Skip to main content
From Commune to Household: Statistics and the Social Construction of Chaianov's Theory of Peasant Economy
Comparative Studies in Society and History
  • David W. Darrow, University of Dayton
Document Type
Publication Date
Categorization plays an integral part in how we see and interpret the world. This is especially true when we attempt to comprehend the complexities of human society, where the heterogeneity of human activity across time and space demands that some criterion (class, gender, age, profession, etc.) be used to reduce the number of variables examined. From the mid-nineteenth century—as statistics evolved from the simple “political arithmetic” of tax collectors and army recruiters into a potential science of human behavior—categorizing the population became a contentious issue that reflected the social and political agendas of data collectors. At the same time, when data refused to be molded to researchers’ assumptions, the task of putting people and their activities into analytical categories challenged the validity of the categories themselves. In this way, statistical representations and categories became socially constructed knowledge.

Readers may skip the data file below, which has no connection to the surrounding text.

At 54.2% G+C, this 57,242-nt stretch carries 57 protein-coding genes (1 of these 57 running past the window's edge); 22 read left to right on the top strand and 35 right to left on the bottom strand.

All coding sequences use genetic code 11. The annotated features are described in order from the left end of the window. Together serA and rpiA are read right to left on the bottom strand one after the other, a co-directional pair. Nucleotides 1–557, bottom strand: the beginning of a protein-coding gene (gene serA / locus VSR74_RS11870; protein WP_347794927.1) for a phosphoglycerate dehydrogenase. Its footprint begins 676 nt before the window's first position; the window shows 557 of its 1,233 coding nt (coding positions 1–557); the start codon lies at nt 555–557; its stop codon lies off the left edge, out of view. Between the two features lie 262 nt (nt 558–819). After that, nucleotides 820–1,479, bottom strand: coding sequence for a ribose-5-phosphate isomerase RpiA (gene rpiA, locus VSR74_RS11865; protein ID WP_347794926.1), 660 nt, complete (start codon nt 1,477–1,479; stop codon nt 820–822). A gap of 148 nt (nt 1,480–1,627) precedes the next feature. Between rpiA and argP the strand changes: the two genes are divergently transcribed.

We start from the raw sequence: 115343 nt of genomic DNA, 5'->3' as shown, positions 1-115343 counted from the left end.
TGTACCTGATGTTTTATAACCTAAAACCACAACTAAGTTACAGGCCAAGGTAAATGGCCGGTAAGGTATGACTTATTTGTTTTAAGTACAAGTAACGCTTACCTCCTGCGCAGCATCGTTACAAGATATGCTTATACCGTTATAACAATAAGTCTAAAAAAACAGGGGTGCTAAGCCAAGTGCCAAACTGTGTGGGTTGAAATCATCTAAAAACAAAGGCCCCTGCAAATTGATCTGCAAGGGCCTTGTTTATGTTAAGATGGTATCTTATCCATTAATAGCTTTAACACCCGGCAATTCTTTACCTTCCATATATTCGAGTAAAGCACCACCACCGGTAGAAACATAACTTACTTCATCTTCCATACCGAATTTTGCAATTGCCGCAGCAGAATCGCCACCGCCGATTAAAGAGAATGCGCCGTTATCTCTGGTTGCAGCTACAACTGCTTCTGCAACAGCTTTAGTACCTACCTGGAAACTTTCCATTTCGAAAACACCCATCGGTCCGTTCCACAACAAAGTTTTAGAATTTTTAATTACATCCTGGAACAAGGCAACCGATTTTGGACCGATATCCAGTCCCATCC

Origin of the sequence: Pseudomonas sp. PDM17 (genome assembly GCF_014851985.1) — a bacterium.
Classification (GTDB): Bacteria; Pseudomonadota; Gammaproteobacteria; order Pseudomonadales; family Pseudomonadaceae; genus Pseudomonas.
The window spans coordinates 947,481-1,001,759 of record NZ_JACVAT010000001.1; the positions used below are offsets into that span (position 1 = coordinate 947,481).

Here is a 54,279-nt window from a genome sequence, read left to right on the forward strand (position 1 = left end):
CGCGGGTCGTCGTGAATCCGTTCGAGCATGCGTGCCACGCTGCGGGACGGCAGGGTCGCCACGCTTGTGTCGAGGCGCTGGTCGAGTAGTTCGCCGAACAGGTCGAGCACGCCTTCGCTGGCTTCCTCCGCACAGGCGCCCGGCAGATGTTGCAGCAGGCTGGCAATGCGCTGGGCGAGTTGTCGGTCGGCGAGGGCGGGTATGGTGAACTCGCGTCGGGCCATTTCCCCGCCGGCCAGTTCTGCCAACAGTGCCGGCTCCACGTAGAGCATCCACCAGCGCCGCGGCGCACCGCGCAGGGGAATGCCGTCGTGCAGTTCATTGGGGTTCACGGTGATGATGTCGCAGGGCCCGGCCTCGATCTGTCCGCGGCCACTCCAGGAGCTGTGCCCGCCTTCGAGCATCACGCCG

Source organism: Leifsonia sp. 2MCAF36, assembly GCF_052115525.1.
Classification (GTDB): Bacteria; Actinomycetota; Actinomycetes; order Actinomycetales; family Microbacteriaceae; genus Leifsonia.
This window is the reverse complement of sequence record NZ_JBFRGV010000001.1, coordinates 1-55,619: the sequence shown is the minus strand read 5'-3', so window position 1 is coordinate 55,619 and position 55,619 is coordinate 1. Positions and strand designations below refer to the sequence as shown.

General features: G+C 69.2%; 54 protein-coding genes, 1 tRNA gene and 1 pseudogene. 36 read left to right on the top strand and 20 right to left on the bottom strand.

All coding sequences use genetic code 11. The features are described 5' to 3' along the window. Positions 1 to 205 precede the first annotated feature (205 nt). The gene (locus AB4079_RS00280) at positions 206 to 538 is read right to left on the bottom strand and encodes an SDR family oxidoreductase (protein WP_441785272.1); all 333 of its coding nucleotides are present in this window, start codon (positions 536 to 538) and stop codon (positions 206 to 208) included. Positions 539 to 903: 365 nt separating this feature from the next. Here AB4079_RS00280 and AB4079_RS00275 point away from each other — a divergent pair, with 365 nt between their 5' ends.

Inclusive pages
Document Version

The document available for download, provide here in compliance with publisher policies on self-archiving, is the author's accepted manuscript. Some differences may exist between this version and the final published version. As such, researchers wishing to quote directly from it are advised to consult with the version of record.

Permission documentation is on file.

Society for Comparative Study of Society and History
Peer Reviewed
Citation Information
David W. Darrow. "From Commune to Household: Statistics and the Social Construction of Chaianov's Theory of Peasant Economy" Comparative Studies in Society and History Vol. 43 Iss. 4 (2001)
Available at: